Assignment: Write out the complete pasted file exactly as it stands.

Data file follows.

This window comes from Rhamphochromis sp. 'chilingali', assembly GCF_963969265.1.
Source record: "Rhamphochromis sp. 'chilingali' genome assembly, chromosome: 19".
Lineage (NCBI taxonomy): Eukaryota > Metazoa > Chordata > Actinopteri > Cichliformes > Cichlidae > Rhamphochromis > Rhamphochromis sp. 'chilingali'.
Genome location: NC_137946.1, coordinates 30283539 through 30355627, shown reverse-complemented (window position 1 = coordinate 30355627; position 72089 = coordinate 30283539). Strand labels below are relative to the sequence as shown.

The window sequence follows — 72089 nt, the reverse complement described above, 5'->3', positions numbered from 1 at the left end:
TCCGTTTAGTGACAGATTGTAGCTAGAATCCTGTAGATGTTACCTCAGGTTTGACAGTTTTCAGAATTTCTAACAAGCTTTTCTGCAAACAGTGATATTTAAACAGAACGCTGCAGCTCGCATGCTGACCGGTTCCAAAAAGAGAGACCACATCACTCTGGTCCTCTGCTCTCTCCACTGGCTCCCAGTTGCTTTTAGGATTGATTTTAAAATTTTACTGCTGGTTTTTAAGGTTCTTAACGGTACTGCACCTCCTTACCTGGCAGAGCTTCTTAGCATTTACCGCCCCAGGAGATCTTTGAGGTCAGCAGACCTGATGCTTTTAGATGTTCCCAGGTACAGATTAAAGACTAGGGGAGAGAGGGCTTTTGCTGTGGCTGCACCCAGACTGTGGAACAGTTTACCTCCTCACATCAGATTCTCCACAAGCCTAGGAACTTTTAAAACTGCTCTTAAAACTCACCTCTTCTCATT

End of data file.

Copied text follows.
This window comes from Rhamphochromis sp. 'chilingali', assembly GCF_963969265.1.
Source record: "Rhamphochromis sp. 'chilingali' genome assembly, chromosome: 19".
Lineage (NCBI taxonomy): Eukaryota > Metazoa > Chordata > Actinopteri > Cichliformes > Cichlidae > Rhamphochromis > Rhamphochromis sp. 'chilingali'.
Genome location: NC_137946.1, coordinates 30283539 through 30355627, shown reverse-complemented (window position 1 = coordinate 30355627; position 72089 = coordinate 30283539). Strand labels below are relative to the sequence as shown.

The window sequence follows — 72089 nt, the reverse complement described above, 5'->3', positions numbered from 1 at the left end:
TCCGTTTAGTGACAGATTGTAGCTAGAATCCTGTAGATGTTACCTCAGGTTTGACAGTTTTCAGAATTTCTAACAAGCTTTTCTGCAAACAGTGATATTTAAACAGAACGCTGCAGCTCGCATGCTGACCGGTTCCAAAAAGAGAGACCACATCACTCTGGTCCTCTGCTCTCTCCACTGGCTCCCAGTTGCTTTTAGGATTGATTTTAAAATTTTACTGCTGGTTTTTAAGGTTCTTAACGGTACTGCACCTCCTTACCTGGCAGAGCTTCTTAGCATTTACCGCCCCAGGAGATCTTTGAGGTCAGCAGACCTGATGCTTTTAGATGTTCCCAGGTACAGATTAAAGACTAGGGGAGAGAGGGCTTTTGCTGTGGCTGCACCCAGACTGTGGAACAGTTTACCTCCTCACATCAGATTCTCCACAAGCCTAGGAACTTTTAAAACTGCTCTTAAAACTCACCTCTTCTCATT